Nobody hit the bull and won a steak, but there was plenty of offense, and not quite enough defense, in Durham on Saturday night, where the Bulls (AAA-Tampa Bay) lost to the Charlotte Knights (AAA-White Sox) 6-5.
There was a decent helping of recent, and probably future, MLB-level talent on display too. The Bulls’ starting lineup featured David-Price-trade-acquisition Nick Franklin, rehabbing 2013 AL rookie of the year Wil Meyers, and former Detroit Tiger and Atlanta Brave Wilson Betemit. The Knights sent out former Tigers outfielder Matt Tuiasosopo.
The game was so tight through the first five innings that when Charlotte finally plated the first run of the night with two out in the top of the sixth, the Knights’ 1-0 lead felt insurmountable. They built it to 3-0 in the top of the seventh, seemingly sucking the energy out of the home crowd.
The Bulls had a comeback in them, though, and they broke out with four manufactured runs in the bottom of the seventh to claim a 4-3 lead. When they extended it to 5-3 with a home run in the eighth, suddenly it was the Bulls’ lead that felt insurmountable.
The top of the ninth began with an inauspicious hit-by-pitch, which was followed by an RBI double and a two-run homer. Charlotte’s closer looked shaky to start the bottom of the ninth, but, following much mound conferencing, he settled in, and Durham was unable to extend the game. Charlotte won 6-5.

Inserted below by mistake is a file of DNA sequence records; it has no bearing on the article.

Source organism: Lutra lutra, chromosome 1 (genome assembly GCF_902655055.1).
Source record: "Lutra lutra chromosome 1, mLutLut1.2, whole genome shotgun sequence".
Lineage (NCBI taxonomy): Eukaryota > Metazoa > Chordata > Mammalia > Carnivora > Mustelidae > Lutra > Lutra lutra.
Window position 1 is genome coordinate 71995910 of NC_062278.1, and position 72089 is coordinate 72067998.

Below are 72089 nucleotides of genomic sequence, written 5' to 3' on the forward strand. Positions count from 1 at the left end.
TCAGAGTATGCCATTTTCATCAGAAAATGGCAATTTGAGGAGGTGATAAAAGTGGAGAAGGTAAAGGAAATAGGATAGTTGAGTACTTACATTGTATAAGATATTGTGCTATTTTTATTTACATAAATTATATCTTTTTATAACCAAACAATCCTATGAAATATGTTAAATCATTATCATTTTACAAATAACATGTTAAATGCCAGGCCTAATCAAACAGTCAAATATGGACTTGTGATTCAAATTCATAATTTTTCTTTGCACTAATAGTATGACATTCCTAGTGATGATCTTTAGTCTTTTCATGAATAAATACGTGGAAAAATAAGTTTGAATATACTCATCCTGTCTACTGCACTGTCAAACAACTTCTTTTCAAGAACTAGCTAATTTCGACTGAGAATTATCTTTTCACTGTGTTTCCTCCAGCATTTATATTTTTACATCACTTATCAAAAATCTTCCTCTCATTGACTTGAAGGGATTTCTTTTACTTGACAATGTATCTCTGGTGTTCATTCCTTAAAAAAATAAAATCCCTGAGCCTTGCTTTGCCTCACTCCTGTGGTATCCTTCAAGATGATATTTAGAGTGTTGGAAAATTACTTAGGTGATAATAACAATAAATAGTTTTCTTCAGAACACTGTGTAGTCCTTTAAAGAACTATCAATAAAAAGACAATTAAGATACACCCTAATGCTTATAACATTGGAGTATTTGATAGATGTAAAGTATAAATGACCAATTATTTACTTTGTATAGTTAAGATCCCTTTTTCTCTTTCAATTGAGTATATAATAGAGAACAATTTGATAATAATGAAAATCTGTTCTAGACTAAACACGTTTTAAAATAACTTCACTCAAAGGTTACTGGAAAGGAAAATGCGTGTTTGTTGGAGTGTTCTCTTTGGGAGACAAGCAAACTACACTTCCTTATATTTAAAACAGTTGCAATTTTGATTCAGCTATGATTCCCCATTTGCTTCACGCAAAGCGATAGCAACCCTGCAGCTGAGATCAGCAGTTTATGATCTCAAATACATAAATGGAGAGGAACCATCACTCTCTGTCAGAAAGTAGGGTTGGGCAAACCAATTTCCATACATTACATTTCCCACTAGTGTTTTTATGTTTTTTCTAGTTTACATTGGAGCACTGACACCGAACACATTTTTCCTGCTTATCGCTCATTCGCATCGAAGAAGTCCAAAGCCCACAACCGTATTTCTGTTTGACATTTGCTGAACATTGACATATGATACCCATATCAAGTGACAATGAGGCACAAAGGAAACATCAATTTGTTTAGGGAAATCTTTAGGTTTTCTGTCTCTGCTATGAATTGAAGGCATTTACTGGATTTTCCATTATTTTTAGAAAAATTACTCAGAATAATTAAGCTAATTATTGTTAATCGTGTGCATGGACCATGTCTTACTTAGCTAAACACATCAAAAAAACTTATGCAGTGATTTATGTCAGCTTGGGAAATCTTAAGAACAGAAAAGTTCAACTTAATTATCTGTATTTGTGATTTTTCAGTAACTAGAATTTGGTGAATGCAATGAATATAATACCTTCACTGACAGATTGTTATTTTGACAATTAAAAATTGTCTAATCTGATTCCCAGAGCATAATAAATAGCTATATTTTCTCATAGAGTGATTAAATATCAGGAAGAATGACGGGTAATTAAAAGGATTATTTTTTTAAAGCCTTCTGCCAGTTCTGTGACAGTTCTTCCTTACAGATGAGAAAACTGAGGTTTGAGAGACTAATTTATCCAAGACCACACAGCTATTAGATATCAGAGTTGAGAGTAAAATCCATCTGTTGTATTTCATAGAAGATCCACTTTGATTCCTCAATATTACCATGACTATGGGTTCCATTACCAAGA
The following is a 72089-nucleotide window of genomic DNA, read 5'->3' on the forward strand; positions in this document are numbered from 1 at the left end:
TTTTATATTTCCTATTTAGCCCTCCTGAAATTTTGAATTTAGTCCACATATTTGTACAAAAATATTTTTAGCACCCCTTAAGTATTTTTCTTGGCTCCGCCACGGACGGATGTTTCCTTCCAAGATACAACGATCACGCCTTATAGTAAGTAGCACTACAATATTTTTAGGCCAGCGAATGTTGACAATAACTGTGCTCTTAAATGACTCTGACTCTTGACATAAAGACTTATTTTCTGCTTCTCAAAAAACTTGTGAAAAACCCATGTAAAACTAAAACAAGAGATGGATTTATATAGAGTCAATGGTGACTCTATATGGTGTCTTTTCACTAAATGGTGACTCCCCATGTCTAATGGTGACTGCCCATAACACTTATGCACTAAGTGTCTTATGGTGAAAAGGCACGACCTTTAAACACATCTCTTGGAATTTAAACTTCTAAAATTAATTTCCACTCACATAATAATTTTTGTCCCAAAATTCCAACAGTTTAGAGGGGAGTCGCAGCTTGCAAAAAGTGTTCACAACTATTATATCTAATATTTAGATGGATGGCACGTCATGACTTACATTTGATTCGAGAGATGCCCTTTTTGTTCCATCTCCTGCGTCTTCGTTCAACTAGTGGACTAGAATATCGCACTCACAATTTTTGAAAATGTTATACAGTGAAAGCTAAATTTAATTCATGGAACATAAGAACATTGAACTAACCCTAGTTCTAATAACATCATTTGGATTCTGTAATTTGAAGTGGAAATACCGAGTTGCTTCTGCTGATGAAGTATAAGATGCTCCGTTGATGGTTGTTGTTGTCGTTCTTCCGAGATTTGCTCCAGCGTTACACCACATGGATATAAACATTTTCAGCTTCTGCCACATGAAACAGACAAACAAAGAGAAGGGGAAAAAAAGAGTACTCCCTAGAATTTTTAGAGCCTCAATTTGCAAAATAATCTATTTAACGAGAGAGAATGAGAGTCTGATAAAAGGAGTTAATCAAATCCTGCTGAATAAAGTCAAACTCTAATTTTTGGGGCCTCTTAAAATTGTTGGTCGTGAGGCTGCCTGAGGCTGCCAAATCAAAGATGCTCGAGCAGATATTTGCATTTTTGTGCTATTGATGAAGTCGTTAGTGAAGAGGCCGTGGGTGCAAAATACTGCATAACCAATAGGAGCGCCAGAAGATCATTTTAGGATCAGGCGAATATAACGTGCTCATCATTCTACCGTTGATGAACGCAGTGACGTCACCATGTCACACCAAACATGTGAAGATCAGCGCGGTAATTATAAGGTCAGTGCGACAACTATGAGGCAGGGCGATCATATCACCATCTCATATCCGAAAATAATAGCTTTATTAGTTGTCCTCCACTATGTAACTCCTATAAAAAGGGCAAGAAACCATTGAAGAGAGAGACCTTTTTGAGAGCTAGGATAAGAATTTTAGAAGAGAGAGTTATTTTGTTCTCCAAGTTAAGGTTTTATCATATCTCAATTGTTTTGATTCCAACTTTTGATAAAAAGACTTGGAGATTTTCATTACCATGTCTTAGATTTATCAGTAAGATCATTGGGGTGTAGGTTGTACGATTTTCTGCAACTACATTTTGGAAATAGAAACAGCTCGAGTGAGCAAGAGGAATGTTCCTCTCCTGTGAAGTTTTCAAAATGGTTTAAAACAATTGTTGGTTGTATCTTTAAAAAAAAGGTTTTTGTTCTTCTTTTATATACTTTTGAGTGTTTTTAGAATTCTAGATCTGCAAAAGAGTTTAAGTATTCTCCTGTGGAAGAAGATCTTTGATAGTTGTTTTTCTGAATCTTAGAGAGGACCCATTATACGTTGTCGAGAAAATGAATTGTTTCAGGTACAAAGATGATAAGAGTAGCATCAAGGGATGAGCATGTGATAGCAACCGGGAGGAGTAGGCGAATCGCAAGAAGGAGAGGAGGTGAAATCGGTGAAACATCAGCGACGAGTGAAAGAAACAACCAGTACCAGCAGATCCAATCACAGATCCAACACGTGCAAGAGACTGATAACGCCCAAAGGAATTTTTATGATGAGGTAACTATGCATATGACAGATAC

While the inability of Durham closer Josh Lueke to hold a two-run lead in the ninth was disappointing, I found Meyers’ performance most irritating. In my opinion, he committed two fielding errors (he was only tagged for one of them) in left, which came on two of the laziest efforts I’ve ever seen at the professional level. Both mistakes contributed to runs scored for the Knights, critical in such a tight game. And it wasn’t just Meyers’ fielding that looked bad; he had a bad look about him too: most notably, he refused to wear a Bulls batting helmet, insisting instead on wearing his MLB-level Tampa Bay helmet on offense. Ordinarily, I don’t put much stock in things like that, but in Meyers’ case, it reinforced what I saw in his on-field performance. He didn’t need his fancy big-league helmet to make it clear to his ostensible teammates and fans that he’s not too interested in playing baseball in Durham.
Win or lose, though, Durham Bulls games are a lot of fun. The park is of recent vintage, very nice, and on Saturday night, very full. We had perfect weather, excellent seats, and a competitive game. It’s hard to ask baseball for much more than that.